Happy Black History Month!
The story of Black America is one of a struggle for freedom, of overcoming impossible odds, of using the opportunity of America to prosper and innovate. My great great grandparents could never have imagined the height to which many of their descendants have ascended. What would have seemed impossible then is now normal. Ours is a story connected to the very birth of this nation, one defined by superior ideas like freedom, faith, and self-reliance. What could be more American?
This is a story that belongs to all of America. We here at RedState are excited to celebrate Black History Month, because it is a month to celebrate freedom, capitalism, and the story of a nation that is always working to be better than we were yesterday. This month, you’ll see pieces like this from our excellent writing staff, highlighting stories (both familiar and unfamiliar) of Black Americans who have contributed to this nation and their communities, and made our country better for their work. We’re proud of this country, and Black History Month is a great way to talk openly and boldly about that pride. We hope you’ll share these stories of great Americans.
To start off the series, we celebrate an American hero who is very familiar to RedState readers…Dr. Ben Carson.
These days, Dr. Ben Carson is talked about more for his involvement in the Trump administration than anything else. As the 17th United States Secretary of Housing and Urban Development from 2017 to 2021, Carson solidified himself as a part of a legacy that will spend many decades (if not forever) mired in controversy. That is a shame, and an unfair one at that, because before his political career, Ben Carson was the most prominent neurosurgeon in history, and he literally changed the trajectory of American, and global, medicine forever.
Carson grew up in Detroit, no stranger to familial struggles and financial hardships. His mother raised him and his brother without a husband in the home, after learning the man she thought was her husband was actually still married. She struggled to raise her sons in less-than-ideal circumstances, but she valued education, and raised Carson to be a life-long learner.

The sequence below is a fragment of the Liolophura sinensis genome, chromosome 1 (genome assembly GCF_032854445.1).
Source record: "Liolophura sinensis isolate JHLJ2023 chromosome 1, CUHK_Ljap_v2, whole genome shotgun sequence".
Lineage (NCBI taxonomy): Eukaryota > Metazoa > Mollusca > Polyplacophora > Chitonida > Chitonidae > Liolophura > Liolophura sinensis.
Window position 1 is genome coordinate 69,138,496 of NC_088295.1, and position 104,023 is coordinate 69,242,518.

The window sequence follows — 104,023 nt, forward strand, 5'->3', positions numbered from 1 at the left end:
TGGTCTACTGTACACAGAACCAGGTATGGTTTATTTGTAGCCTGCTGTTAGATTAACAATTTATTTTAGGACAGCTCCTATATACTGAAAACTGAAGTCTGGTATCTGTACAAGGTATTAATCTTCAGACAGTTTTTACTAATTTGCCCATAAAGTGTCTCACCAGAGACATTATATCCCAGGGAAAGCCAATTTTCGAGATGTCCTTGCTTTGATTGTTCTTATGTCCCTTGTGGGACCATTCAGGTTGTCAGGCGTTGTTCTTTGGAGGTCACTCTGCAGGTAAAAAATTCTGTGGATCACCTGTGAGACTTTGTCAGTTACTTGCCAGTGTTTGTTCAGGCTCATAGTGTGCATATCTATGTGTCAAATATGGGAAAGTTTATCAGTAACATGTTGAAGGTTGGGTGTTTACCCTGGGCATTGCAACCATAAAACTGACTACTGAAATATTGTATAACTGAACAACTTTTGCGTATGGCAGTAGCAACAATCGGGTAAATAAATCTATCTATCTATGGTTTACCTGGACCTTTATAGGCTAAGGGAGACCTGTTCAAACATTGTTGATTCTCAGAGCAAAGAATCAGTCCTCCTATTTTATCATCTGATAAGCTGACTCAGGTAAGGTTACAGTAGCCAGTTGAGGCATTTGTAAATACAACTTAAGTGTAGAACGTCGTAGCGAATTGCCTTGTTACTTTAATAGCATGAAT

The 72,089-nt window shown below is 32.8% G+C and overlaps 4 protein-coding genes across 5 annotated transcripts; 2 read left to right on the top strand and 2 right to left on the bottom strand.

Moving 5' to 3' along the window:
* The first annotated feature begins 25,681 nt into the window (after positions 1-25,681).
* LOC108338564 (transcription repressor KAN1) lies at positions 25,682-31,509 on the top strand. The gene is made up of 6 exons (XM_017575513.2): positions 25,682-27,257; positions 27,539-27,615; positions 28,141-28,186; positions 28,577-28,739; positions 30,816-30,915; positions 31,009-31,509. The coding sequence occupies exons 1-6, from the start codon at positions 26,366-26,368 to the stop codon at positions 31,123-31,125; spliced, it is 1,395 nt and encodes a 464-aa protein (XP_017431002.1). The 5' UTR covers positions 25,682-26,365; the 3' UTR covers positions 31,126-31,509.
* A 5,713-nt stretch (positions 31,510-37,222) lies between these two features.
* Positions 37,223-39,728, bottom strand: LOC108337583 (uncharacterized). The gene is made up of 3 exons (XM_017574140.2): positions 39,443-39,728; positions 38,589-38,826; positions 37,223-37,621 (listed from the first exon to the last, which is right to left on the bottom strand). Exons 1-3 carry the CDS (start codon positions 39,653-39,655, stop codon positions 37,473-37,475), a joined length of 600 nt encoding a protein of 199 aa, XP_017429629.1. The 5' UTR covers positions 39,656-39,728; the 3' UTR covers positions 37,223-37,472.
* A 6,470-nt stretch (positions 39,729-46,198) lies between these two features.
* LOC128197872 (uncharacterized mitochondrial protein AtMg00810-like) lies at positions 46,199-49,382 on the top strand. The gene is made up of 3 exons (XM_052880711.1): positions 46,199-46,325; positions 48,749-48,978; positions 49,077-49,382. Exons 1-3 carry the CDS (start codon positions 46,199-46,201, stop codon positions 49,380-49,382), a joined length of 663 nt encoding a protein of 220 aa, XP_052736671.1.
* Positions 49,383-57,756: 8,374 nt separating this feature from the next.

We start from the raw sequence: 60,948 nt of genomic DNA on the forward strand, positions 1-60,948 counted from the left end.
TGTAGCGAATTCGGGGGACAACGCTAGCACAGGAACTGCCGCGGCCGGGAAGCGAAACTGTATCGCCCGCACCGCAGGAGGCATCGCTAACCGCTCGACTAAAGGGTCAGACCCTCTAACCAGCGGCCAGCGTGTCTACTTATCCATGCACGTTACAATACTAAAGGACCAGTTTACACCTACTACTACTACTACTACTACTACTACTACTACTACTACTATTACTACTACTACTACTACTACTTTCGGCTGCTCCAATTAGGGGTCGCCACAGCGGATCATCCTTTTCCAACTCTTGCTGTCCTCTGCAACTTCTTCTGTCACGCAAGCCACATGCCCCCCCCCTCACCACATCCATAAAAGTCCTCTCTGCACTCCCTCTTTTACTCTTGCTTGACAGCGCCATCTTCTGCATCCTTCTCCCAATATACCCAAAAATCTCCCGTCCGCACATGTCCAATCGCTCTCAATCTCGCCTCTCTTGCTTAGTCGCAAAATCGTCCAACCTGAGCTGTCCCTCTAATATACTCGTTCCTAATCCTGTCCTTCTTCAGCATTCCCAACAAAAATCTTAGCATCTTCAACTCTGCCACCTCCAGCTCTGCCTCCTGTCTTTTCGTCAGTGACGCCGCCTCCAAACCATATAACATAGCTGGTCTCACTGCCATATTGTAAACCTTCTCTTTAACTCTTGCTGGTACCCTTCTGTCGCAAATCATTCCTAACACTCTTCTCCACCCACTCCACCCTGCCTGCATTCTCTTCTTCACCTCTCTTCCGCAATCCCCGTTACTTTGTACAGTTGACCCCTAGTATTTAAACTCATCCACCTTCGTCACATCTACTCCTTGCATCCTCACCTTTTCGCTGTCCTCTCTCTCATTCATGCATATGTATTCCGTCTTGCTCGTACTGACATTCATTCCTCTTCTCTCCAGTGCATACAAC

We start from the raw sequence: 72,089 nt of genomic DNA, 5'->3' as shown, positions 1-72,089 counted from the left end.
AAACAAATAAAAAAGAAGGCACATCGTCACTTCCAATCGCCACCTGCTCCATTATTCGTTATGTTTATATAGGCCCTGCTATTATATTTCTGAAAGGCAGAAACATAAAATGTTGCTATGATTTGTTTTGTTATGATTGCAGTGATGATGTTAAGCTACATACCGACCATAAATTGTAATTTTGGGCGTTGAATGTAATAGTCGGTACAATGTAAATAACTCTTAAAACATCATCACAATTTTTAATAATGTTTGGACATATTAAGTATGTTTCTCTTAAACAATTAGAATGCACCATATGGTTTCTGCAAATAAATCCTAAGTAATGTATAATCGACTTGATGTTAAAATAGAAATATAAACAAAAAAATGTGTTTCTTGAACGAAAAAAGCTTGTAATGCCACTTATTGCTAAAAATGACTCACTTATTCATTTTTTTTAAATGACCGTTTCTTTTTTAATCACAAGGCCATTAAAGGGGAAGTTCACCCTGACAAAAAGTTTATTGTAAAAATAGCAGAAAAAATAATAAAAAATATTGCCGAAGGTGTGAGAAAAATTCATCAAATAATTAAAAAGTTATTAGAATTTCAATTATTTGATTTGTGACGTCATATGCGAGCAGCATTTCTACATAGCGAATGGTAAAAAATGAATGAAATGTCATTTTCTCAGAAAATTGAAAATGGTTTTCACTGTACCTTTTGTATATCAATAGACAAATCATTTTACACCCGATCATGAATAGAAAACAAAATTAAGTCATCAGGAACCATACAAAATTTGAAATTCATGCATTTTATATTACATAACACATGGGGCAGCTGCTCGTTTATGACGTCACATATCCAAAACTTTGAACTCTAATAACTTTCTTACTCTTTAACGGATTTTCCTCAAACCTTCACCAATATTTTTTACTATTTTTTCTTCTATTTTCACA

That love of learning led Carson into the medical field. He studied at Yale, the University of Michigan Medical School and ultimately joined the John Hopkins University School of Medicine neurology program, where he went on to become the chief resident in 1983.
Carson changed the world of pediatric neurosurgery. He was the youngest pediatric surgeon in the nation at the age of 33.
In 1987 he led the surgical team that performed the first successful separation of conjoined twins, Patrick and Benjamin Binder, who were joined at the back of the head. That surgery became somewhat of a “bible” for conjoined surgeries in the future. What had once been impossible became a possibility, albeit a risky one.
Carson went on to develop new surgery techniques in pediatric neurosurgery that have since become the standard across the world, and during his career he was the foremost neurosurgeon in the nation. The John Hopkins alum was commissioned to manage some of the most difficult pediatric neurosurgery cases in the country. His career was so celebrated, Carson’s lab coat is displayed in Smithsonian National Museum of African American History and Culture.
Carson’s story was so inspiring and ground-breaking, it was turned into a television movie in 2009, starring Academy Award winning actor Cuba Gooding, Jr. To this day, the neurosurgeon credits his faith, his mother, and his country with his success, and has dedicated his foundation – American Cornerstone Institute – to promoting and preserving the foundations of “the greatest nation the world has ever seen.”
Of course, we can’t forget that he also ran for President, ultimately bowing out to eventually join the winning Trump administration.
While his brief foray into politics have sadly driven some to try to erase his extensive contributions to medicine, Carson’s impact on the healing industry cannot be underestimated. His story is the American Dream personified, and his legacy is one that every American can be proud of.
This Black History Month, RedState is proud to celebrate Dr. Ben Carson.
*Below is an interview I was privileged to conduct with Dr. Carson for my podcast, Just Listen to Yourself. He was as charming and gracious as you can imagine, and it was an honor.
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